Should Win: Negga
Chris Cross: Hall replaces
Actress in a Supporting RoleI'm not a fan of category-hopping, and that's exactly what Viola Davis is doing here. Her role in "Fences" is obviously a leading one. That's the way August Wilson wrote it. Indeed, when Denzel Washington and much of the same cast brought about the stage revival a few years ago, Davis was nominated for the Best Actress Tony, not Supporting.
I don't blame Davis; it's the studio that pushed her as a supporting actress. And based on the preliminary awards, it appears the ruse will work.
I thought the best performance in this category was Naomie Harris in "Moonlight." Playing the crack-addicted mother, she gave the character such a depth of despair and resentment. And here's my favorite stat of the film year: Harris was on set for a grand total of three days. She did that. In three days.
Just amazing. Nicole Kidman was fine in "Lion" and Octavia Spencer was, too, in "Hidden Figures," but they were one- (maybe two-) note characters who represent more an ideal than a person.
Rachel Weisz gave four indelible performances in 2016: "The Light Between Oceans," "Denial," "The Lobster" and "Complete Unknown." The fact the Academy couldn't see fit to honor even one of the represents the year's truly egregious snub. So I'll give her two spots!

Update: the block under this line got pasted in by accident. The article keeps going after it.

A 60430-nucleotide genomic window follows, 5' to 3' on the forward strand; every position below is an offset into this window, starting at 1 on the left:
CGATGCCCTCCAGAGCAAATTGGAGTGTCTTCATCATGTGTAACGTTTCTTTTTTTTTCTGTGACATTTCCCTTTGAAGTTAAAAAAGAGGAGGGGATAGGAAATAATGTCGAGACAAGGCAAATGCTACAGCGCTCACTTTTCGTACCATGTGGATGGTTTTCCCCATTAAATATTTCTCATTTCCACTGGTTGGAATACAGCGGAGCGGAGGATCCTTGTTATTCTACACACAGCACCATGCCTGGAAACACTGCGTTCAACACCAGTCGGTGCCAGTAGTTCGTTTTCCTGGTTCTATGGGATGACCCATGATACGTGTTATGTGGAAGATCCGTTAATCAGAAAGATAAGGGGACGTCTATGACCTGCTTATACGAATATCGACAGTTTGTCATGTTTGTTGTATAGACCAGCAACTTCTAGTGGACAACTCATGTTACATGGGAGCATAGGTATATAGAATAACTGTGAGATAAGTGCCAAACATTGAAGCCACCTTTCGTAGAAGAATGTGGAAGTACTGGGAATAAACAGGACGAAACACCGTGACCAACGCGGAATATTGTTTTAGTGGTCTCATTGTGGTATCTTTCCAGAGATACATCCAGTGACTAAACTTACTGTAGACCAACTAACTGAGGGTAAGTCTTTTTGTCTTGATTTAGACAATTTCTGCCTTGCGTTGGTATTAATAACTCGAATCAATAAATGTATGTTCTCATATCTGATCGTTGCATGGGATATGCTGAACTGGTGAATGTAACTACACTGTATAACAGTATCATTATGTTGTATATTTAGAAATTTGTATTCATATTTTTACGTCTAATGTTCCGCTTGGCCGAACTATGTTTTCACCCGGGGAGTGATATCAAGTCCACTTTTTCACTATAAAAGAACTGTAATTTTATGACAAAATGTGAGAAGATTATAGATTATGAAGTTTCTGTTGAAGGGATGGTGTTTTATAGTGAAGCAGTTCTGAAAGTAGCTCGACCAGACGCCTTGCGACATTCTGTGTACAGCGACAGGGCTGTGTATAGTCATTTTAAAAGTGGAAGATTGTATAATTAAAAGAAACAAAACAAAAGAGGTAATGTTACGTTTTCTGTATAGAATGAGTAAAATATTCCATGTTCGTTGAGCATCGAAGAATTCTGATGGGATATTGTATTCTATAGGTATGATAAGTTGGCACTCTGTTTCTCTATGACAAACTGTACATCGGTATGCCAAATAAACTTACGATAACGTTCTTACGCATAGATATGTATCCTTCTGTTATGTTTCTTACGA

Will Win: Davis
Should Win: Harris
Chris Cross: Felicity Jones, "A Monster Calls," Rachel Weisz, "The Light Between Oceans" and Rachel Weisz again, "The Lobster," replace
Actor in a Leading RoleThis one had seemed to be Casey Affleck's to lose. His only real competition is Denzel Washington, who took the SAG award. Plus, it truly was the best performance by an actor this year.
Old allegations of sexual harassment have come back to haunt Affleck, so a lot or prognosticators are picking Washington. But I think Affleck will prevail.
I was glad to see Andrew Garfield get a nod for his sensitive portrayal of a deeply religious man willing to make the ultimate sacrifice for his faith in "Hacksaw Ridge" -- although he actually did a better job of doing the same thing in Martin Scorsese's criminally unseen "Silence."
I was similarly pleased to see Viggo Mortensen receive a nod for "Captain Fantastic," a terrific little picture I'm hoping more people will seek out as a result of this accolade.
Ryan Gosling was fine, but c'mon -- this was the equivalent of seeing a pitcher's third-best pitch. Not a lot of heavy lifting there.
How about Ethan Hawke in the little-seen "Born to Be Blue"? Or Don Cheadle in "Miles Ahead"? Two great explorations of troubled jazz greats. I know that leaves me a spot shy; coin flip between Hawke and Cheadle.